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OPERATING SYSTEM

BY BHASWANTH
Contents

Intro
Evolution of Operating Systems
Structure of an Operating System
Functions of an Operating System
Types of Operating Systems
What is an Operating System?

A program that acts as an intermediary between a user of


a computer and the computer hardware
Operating system goals:
Execute user programs and make solving user problems
easier
Make the computer system convenient to use
Use the computer hardware in an efficient manner
Operating System is a software, which makes a computer to
actually work.

It is the software the enables all the programs we use.

The OS organizes and controls the hardware.

OS acts as an interface between the application programs and


the machine hardware.

Examples: Windows, Linux, Unix and Mac OS, etc.,


EVOLUTION OF OPERATING SYSTEMS
First generation: 1945 1955
Vacuum tubes
Plug boards
Second generation: 1955 1965
Transistors
Batch systems
Third generation: 1965 1980
Integrated circuits
Multiprogramming
Fourth generation: 1980 present
Large scale integration
Personal computers
Next generation: ???
Systems connected by high-speed networks?
Wide area resource management?
STRUCTURE OF OPERATING
SYSTEM
Application Programs

System Programs

Software (Operating System)

HARDWARE
The structure of OS consists of 4 layers:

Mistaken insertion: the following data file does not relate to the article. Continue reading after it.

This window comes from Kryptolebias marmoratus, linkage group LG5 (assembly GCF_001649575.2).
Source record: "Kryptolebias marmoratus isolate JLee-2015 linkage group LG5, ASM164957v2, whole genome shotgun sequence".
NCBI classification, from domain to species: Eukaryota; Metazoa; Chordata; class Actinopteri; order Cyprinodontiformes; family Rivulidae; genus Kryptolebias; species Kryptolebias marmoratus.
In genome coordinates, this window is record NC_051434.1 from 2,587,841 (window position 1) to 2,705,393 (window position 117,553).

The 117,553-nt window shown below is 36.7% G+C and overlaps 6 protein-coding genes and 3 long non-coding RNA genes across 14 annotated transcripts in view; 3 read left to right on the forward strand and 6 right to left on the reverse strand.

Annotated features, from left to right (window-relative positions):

Hardware
Hardware consists of CPU, Main memory, I/O
Devices, etc.,

Software (Operating System)


Software includes process management routines,
memory management routines, I/O control routines,
file management routines.
System programs
This layer consists of compilers, Assemblers,
linker etc.

Application programs
This is dependent on users need. Ex. Railway
reservation system, Bank database management
etc.,
FUNCTIONS OF OPERATING SYSTEMS

Provide a user interface


Run programs
Manage hardware devices
Organized file storage
Providing a User Interface

User interface
How a user interacts with a computer
Require different skill sets
Graphical User Interface and Command Line Interface
are some of the User Interfaces
Graphical User Interface

Most common interface


Windows, OS X, Gnome, KDE
Uses a mouse to control objects
Uses a desktop metaphor
Shortcuts open programs or documents
Open documents have additional objects
Task switching
Dialog boxes allow directed input
Graphical User Interface
Command Line Interface

Older interface
DOS, Linux, UNIX
User types commands at a prompt
User must remember all commands
Included in all GUIs
Command Line Interface
Running Programs

Many different applications supported


System call
Provides consistent access to OS features
Share information between programs
Copy and paste
Object Linking and Embedding
Managing Hardware

Programs need to access hardware


Interrupts
CPU is stopped
Hardware device is accessed
Device drivers control the hardware
Organizing Files and Folders

Organized storage
Long file names
Folders can be created and nested
All storage devices work consistently
TYPES OF OPERATING SYSTEMS

Real-time operating system


Very fast small OS
Built into a device
Respond quickly to user input
MP3 players, Medical devices
Single user/Single tasking OS
One user works on the system
Performs one task at a time
MS-DOS and Palm OS
Take up little space on disk
Run on inexpensive computers
Single user/Multitasking OS
User performs many tasks at once
Most common form of OS
Windows XP and OS X
Require expensive computers
Tend to be complex
Multi user/Multitasking OS
Many users connect to one computer
Each user has a unique session
UNIX, Linux, and VMS
Maintenance can be easy
Requires a powerful computer